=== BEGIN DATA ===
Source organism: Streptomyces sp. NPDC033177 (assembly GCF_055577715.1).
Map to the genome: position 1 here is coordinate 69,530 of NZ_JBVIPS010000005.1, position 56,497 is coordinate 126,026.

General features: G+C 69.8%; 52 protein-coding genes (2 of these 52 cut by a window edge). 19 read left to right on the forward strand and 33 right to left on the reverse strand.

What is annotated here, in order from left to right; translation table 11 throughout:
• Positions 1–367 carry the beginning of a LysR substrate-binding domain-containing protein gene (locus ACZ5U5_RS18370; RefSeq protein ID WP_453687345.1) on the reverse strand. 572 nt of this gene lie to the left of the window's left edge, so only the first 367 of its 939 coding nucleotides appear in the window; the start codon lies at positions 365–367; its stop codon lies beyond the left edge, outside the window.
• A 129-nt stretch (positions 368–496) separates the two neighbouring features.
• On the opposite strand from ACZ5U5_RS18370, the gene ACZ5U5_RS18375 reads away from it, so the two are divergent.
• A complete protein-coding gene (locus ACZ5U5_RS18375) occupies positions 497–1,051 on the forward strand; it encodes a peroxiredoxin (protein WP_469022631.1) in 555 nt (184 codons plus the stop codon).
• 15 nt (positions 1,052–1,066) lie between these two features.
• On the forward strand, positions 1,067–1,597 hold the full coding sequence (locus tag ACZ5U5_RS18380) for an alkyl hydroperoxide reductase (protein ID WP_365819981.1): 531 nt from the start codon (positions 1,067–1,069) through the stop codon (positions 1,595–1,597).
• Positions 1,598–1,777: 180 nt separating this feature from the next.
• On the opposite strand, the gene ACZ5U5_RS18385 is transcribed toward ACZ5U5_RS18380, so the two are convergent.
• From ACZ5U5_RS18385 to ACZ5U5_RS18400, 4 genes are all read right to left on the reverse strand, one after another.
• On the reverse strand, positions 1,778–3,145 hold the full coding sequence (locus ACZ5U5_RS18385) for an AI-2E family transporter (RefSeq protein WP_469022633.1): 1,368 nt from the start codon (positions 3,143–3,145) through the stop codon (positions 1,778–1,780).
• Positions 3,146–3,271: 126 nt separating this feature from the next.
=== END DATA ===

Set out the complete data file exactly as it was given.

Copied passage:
Source organism: Streptomyces sp. NPDC033177 (assembly GCF_055577715.1).
Map to the genome: position 1 here is coordinate 69,530 of NZ_JBVIPS010000005.1, position 56,497 is coordinate 126,026.

General features: G+C 69.8%; 52 protein-coding genes (2 of these 52 cut by a window edge). 19 read left to right on the forward strand and 33 right to left on the reverse strand.

What is annotated here, in order from left to right; translation table 11 throughout:
• Positions 1–367 carry the beginning of a LysR substrate-binding domain-containing protein gene (locus ACZ5U5_RS18370; RefSeq protein ID WP_453687345.1) on the reverse strand. 572 nt of this gene lie to the left of the window's left edge, so only the first 367 of its 939 coding nucleotides appear in the window; the start codon lies at positions 365–367; its stop codon lies beyond the left edge, outside the window.
• A 129-nt stretch (positions 368–496) separates the two neighbouring features.
• On the opposite strand from ACZ5U5_RS18370, the gene ACZ5U5_RS18375 reads away from it, so the two are divergent.
• A complete protein-coding gene (locus ACZ5U5_RS18375) occupies positions 497–1,051 on the forward strand; it encodes a peroxiredoxin (protein WP_469022631.1) in 555 nt (184 codons plus the stop codon).
• 15 nt (positions 1,052–1,066) lie between these two features.
• On the forward strand, positions 1,067–1,597 hold the full coding sequence (locus tag ACZ5U5_RS18380) for an alkyl hydroperoxide reductase (protein ID WP_365819981.1): 531 nt from the start codon (positions 1,067–1,069) through the stop codon (positions 1,595–1,597).
• Positions 1,598–1,777: 180 nt separating this feature from the next.
• On the opposite strand, the gene ACZ5U5_RS18385 is transcribed toward ACZ5U5_RS18380, so the two are convergent.
• From ACZ5U5_RS18385 to ACZ5U5_RS18400, 4 genes are all read right to left on the reverse strand, one after another.
• On the reverse strand, positions 1,778–3,145 hold the full coding sequence (locus ACZ5U5_RS18385) for an AI-2E family transporter (RefSeq protein WP_469022633.1): 1,368 nt from the start codon (positions 3,143–3,145) through the stop codon (positions 1,778–1,780).
• Positions 3,146–3,271: 126 nt separating this feature from the next.